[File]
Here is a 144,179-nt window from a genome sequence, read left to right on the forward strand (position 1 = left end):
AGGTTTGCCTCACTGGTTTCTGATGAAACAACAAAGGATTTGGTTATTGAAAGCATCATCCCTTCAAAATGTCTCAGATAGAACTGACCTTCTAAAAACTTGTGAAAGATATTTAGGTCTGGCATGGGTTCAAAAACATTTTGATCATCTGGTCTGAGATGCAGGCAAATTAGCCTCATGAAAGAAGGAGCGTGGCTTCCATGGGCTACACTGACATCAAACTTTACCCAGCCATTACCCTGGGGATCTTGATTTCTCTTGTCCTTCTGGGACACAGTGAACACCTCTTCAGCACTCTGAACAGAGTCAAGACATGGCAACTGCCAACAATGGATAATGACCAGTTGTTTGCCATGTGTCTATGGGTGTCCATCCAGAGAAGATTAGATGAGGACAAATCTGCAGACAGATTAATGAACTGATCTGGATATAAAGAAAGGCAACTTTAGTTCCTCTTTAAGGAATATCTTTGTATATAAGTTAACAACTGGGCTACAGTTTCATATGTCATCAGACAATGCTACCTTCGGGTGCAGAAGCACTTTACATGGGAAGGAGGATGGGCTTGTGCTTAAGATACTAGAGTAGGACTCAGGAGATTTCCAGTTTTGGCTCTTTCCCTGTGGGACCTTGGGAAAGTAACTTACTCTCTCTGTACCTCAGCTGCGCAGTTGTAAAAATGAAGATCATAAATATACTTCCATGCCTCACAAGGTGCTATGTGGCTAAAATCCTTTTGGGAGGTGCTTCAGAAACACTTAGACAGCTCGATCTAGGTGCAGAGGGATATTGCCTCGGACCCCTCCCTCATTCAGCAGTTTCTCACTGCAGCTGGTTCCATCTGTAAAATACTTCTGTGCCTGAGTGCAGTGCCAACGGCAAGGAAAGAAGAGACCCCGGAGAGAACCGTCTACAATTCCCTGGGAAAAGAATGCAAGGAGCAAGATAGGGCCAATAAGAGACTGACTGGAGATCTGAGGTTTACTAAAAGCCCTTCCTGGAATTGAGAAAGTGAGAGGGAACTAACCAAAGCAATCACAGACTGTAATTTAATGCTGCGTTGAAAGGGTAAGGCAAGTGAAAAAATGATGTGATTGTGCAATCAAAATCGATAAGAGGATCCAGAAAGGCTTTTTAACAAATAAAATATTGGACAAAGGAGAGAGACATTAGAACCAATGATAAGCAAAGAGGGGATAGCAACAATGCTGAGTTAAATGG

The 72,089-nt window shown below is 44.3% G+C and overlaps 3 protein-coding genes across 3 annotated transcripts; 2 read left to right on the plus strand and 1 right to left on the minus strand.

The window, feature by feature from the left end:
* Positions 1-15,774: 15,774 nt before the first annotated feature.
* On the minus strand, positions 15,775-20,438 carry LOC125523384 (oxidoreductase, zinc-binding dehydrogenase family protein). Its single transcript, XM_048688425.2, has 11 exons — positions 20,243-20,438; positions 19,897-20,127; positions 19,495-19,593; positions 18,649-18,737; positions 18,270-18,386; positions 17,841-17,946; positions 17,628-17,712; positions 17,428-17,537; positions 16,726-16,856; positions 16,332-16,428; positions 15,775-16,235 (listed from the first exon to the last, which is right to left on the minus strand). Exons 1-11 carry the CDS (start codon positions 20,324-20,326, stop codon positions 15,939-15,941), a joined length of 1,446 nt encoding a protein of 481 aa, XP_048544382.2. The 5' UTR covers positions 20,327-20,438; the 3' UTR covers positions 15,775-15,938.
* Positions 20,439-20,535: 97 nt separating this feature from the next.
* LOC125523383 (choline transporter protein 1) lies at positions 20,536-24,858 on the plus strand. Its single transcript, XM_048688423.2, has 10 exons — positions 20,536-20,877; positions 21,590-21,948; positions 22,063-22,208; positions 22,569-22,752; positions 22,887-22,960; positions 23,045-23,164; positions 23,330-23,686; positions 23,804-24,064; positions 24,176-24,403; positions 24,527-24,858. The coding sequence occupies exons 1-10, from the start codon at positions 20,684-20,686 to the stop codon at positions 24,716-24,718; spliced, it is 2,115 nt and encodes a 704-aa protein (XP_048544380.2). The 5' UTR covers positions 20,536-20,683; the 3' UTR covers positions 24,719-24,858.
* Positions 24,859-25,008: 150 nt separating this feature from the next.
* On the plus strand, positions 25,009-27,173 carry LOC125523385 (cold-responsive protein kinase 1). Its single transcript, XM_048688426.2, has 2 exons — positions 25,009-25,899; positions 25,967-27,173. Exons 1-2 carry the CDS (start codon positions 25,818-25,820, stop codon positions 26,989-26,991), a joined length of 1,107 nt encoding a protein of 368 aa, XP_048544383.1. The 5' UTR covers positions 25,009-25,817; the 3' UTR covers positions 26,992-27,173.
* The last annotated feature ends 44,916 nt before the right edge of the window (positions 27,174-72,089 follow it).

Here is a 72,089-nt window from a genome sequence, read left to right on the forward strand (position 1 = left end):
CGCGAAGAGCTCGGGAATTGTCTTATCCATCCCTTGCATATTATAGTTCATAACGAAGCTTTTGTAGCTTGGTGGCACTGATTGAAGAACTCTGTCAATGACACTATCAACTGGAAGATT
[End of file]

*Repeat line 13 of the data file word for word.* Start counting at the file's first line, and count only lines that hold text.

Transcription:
CGCGAAGAGCTCGGGAATTGTCTTATCCATCCCTTGCATATTATAGTTCATAACGAAGCTTTTGTAGCTTGGTGGCACTGATTGAAGAACTCTGTCAATGACACTATCAACTGGAAGATT